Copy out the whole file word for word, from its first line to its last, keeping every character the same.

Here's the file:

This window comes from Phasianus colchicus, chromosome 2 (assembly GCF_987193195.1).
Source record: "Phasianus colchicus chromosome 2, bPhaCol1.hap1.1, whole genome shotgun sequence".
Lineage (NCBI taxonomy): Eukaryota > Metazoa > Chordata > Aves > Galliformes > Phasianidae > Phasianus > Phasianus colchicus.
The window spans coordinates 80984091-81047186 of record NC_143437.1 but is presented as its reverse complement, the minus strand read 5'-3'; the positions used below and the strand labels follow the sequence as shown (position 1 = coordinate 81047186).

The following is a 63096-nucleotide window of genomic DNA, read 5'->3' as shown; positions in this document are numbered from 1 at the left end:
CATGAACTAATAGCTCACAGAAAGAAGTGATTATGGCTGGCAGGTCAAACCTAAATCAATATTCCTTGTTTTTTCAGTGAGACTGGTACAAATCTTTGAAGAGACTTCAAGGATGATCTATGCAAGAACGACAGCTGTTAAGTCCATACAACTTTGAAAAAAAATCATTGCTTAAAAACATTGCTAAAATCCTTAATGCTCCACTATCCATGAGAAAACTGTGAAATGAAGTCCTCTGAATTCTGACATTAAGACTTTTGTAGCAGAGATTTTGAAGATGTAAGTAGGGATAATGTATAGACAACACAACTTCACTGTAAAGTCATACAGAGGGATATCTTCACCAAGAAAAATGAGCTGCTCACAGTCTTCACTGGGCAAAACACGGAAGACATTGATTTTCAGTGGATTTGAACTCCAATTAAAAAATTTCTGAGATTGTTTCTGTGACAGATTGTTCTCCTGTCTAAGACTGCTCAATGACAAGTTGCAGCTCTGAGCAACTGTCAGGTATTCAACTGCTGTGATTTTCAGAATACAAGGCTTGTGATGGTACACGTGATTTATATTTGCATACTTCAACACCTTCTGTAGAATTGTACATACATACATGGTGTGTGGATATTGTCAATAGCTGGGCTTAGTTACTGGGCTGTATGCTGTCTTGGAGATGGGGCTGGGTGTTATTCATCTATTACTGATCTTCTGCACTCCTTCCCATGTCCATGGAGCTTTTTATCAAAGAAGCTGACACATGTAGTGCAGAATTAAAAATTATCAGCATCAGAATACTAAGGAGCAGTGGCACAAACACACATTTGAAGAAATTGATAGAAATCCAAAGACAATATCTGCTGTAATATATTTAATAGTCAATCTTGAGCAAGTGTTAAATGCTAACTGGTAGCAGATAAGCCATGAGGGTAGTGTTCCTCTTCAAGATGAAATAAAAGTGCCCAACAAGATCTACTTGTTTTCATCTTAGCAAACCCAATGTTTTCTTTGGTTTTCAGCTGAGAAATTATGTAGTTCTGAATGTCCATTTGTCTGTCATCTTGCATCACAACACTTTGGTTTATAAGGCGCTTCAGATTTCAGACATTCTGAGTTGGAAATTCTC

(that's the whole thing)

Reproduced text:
This window comes from Phasianus colchicus, chromosome 2 (assembly GCF_987193195.1).
Source record: "Phasianus colchicus chromosome 2, bPhaCol1.hap1.1, whole genome shotgun sequence".
Lineage (NCBI taxonomy): Eukaryota > Metazoa > Chordata > Aves > Galliformes > Phasianidae > Phasianus > Phasianus colchicus.
The window spans coordinates 80984091-81047186 of record NC_143437.1 but is presented as its reverse complement, the minus strand read 5'-3'; the positions used below and the strand labels follow the sequence as shown (position 1 = coordinate 81047186).

The following is a 63096-nucleotide window of genomic DNA, read 5'->3' as shown; positions in this document are numbered from 1 at the left end:
CATGAACTAATAGCTCACAGAAAGAAGTGATTATGGCTGGCAGGTCAAACCTAAATCAATATTCCTTGTTTTTTCAGTGAGACTGGTACAAATCTTTGAAGAGACTTCAAGGATGATCTATGCAAGAACGACAGCTGTTAAGTCCATACAACTTTGAAAAAAAATCATTGCTTAAAAACATTGCTAAAATCCTTAATGCTCCACTATCCATGAGAAAACTGTGAAATGAAGTCCTCTGAATTCTGACATTAAGACTTTTGTAGCAGAGATTTTGAAGATGTAAGTAGGGATAATGTATAGACAACACAACTTCACTGTAAAGTCATACAGAGGGATATCTTCACCAAGAAAAATGAGCTGCTCACAGTCTTCACTGGGCAAAACACGGAAGACATTGATTTTCAGTGGATTTGAACTCCAATTAAAAAATTTCTGAGATTGTTTCTGTGACAGATTGTTCTCCTGTCTAAGACTGCTCAATGACAAGTTGCAGCTCTGAGCAACTGTCAGGTATTCAACTGCTGTGATTTTCAGAATACAAGGCTTGTGATGGTACACGTGATTTATATTTGCATACTTCAACACCTTCTGTAGAATTGTACATACATACATGGTGTGTGGATATTGTCAATAGCTGGGCTTAGTTACTGGGCTGTATGCTGTCTTGGAGATGGGGCTGGGTGTTATTCATCTATTACTGATCTTCTGCACTCCTTCCCATGTCCATGGAGCTTTTTATCAAAGAAGCTGACACATGTAGTGCAGAATTAAAAATTATCAGCATCAGAATACTAAGGAGCAGTGGCACAAACACACATTTGAAGAAATTGATAGAAATCCAAAGACAATATCTGCTGTAATATATTTAATAGTCAATCTTGAGCAAGTGTTAAATGCTAACTGGTAGCAGATAAGCCATGAGGGTAGTGTTCCTCTTCAAGATGAAATAAAAGTGCCCAACAAGATCTACTTGTTTTCATCTTAGCAAACCCAATGTTTTCTTTGGTTTTCAGCTGAGAAATTATGTAGTTCTGAATGTCCATTTGTCTGTCATCTTGCATCACAACACTTTGGTTTATAAGGCGCTTCAGATTTCAGACATTCTGAGTTGGAAATTCTC